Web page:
USE AdventureWorks2008R2;

Let's use a Table Variable
and grab all of the sp_spaceused
numbers for each table in the database.
Last let's sort this by size so we can
test out the bigest table
declare @myTable as Table(
                                  [Name] varchar(1000),
                                  [Rows] int,
                                  [Reserved] varchar(500),
                                  [Data] varchar(500),
                                  [Index_Size] varchar(500),
                                  [Unused] varchar(500)

insert into @myTable
exec ('sp_msforeachtable @command1="sp_spaceused [?]"');

select * from @myTable
order by [rows] DESC, LEFT([reserved],(LEN([reserved])-3)) DESC;


So we found a table to inspect
let's use our handy script from
earlier to look at the allocation unit
make up of this table
     OBJECT_NAME(sp.object_id) ObjecName, AS IndexName,
     sps.in_row_data_page_count as In_Row,
     sps.row_overflow_used_page_count AS Row_Over_Flow,
     sps.lob_reserved_page_count AS LOB_Data
     sys.dm_db_partition_stats sps
     JOIN sys.partitions sp
          ON sps.partition_id=sp.partition_id
     JOIN sys.indexes si
          ON sp.index_id=si.index_id AND sp.object_id = si.object_id
     OBJECTPROPERTY(sp.object_id,'IsUserTable') =1
     AND OBJECT_NAME(sp.object_id)='Sales.SalesOrderDetail';

So now that we know what the Allocation Units
Look like how about the Scans and the Updates

Detect Scans
SELECT AS tableName, AS indexName,
     ios.partition_number AS [Partition],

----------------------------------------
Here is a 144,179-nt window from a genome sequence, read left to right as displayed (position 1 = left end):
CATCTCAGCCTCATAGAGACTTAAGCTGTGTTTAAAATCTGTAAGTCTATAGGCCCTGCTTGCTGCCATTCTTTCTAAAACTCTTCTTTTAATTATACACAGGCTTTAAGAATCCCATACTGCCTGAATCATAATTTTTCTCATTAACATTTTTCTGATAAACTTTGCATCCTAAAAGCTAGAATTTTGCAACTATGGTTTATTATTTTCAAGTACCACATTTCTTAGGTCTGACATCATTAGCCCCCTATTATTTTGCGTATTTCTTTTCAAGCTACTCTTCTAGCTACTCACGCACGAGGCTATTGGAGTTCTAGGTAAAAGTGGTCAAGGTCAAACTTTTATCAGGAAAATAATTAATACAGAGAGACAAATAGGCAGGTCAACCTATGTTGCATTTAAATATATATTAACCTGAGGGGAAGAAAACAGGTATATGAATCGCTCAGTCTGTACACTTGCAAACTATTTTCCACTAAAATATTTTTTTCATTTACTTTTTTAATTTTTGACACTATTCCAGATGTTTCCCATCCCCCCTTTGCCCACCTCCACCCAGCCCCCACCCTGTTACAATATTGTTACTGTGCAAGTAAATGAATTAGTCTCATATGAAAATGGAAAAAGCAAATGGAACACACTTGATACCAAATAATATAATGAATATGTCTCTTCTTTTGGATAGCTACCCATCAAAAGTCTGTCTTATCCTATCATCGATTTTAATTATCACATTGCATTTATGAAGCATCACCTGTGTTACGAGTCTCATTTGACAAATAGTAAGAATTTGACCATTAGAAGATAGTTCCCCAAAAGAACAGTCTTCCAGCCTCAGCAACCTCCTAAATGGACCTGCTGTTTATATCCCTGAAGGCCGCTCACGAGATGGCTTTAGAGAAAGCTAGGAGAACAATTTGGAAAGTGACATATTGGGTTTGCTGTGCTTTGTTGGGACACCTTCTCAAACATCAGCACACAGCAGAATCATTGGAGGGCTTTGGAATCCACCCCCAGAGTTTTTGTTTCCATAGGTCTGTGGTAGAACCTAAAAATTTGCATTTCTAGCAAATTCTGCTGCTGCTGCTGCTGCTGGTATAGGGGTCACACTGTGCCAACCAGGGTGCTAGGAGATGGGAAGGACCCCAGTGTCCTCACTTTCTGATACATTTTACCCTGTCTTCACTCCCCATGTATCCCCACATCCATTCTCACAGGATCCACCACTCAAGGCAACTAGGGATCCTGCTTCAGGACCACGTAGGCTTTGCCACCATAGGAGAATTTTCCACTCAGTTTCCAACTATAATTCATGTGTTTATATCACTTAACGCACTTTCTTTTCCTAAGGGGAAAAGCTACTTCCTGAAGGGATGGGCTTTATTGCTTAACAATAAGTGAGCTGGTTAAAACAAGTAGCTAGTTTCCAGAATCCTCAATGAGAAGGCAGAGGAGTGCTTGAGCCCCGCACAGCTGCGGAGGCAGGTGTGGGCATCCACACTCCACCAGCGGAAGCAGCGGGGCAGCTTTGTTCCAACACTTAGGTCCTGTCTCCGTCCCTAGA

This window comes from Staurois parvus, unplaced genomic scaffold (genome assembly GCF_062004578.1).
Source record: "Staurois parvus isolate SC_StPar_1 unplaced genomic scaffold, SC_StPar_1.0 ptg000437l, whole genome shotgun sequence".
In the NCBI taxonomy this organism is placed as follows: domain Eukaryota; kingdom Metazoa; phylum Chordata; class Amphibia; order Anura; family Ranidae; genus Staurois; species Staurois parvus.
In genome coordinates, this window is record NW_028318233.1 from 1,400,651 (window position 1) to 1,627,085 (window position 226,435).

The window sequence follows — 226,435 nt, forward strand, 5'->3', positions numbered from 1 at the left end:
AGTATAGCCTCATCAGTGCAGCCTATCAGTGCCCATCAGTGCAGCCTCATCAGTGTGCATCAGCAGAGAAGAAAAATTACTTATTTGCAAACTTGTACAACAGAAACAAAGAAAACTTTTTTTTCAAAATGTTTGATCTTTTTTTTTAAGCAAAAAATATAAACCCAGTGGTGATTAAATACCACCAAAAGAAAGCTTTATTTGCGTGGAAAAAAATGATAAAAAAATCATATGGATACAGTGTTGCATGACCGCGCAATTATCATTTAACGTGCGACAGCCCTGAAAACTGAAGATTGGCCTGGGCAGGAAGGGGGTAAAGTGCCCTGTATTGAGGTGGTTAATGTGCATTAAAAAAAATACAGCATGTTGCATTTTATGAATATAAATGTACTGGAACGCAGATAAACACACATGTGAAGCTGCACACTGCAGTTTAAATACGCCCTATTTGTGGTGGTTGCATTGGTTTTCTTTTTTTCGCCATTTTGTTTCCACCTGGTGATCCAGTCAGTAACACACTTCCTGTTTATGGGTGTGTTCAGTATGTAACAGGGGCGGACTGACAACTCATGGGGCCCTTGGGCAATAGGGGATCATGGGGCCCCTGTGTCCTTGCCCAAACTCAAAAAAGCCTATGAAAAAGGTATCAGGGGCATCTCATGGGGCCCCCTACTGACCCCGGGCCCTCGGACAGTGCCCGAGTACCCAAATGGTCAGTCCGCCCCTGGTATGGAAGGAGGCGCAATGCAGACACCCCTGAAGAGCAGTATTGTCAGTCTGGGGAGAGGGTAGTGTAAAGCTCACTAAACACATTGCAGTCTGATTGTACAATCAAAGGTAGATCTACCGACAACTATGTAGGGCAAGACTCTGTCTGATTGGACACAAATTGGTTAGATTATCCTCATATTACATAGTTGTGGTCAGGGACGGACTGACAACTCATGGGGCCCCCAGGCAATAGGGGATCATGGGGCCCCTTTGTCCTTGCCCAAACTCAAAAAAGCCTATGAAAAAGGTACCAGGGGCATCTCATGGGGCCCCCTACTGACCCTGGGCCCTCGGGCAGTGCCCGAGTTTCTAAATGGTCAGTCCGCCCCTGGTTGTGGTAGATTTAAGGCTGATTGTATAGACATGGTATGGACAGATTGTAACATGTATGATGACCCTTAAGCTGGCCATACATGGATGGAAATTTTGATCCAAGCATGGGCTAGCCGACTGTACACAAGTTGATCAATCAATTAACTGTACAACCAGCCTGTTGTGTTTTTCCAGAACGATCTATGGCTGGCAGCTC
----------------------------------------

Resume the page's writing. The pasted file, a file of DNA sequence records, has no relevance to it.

ios.index_id AS indexID,
     si.type_desc AS indexType,
     (ios.range_scan_count *100.0/(ios.range_scan_count +
     ios.leaf_delete_count + ios.leaf_insert_count + ios.leaf_page_merge_count + ios.leaf_update_count + ios.singleton_lookup_count)) AS percentScan
     sys.dm_db_index_operational_stats(DB_ID(),NULL,NULL,NULL) ios
     JOIN sys.objects so
     ON so.object_id=ios.object_id
     JOIN sys.indexes si
     ON si.object_id = ios.object_id AND si.index_id = ios.index_id
     (ios.range_scan_count + ios.leaf_insert_count + ios.leaf_delete_count + ios.leaf_update_count +ios.leaf_page_merge_count + ios.singleton_lookup_count)!=0
     AND OBJECTPROPERTY(ios.object_id, 'IsUserTable')=1  

Check for Updates
     si.NAME AS [indexName],
     ios.partition_number AS [Partition],
     ios.index_id AS [IndexID],
     si.type_desc AS [IndexType],
     (ios.leaf_update_count *100/(ios.range_scan_count +
     ios.leaf_insert_count +
     ios.leaf_delete_count +
     ios.leaf_update_count +
     ios.leaf_page_merge_count +
     ios.singleton_lookup_count)) AS [Update_Percentage]
     sys.dm_db_index_operational_stats(DB_ID(), NULL, NULL, NULL) ios
     JOIN sys.objects so
     ON so.object_id = ios.object_id
     JOIN sys.indexes si
     ON ios.object_id=si.OBJECT_ID AND ios.index_id=si.index_id
     (ios.range_scan_count + ios.leaf_insert_count + ios.leaf_delete_count + ios.leaf_update_count + ios.leaf_page_merge_count + ios.singleton_lookup_count) !=0
     AND OBJECTPROPERTY(ios.object_id, 'IsUserTable') =1
     [Update_Percentage] ASC;
Let's Do some Estimating
sp_estimate_data_compression_savings 'Sales', 'SalesOrderDetail', NULL, NULL, ROW;
sp_estimate_data_compression_savings 'Sales', 'SalesOrderDetail', NULL, NULL, PAGE;

Let's run a quick test
how long does an uncompressessed select take

Now let's rebuild with Page
ALTER TABLE Sales.SalesOrderDetail

Let's run a quick test
how long does an compressessed select take


Thanks again for having me!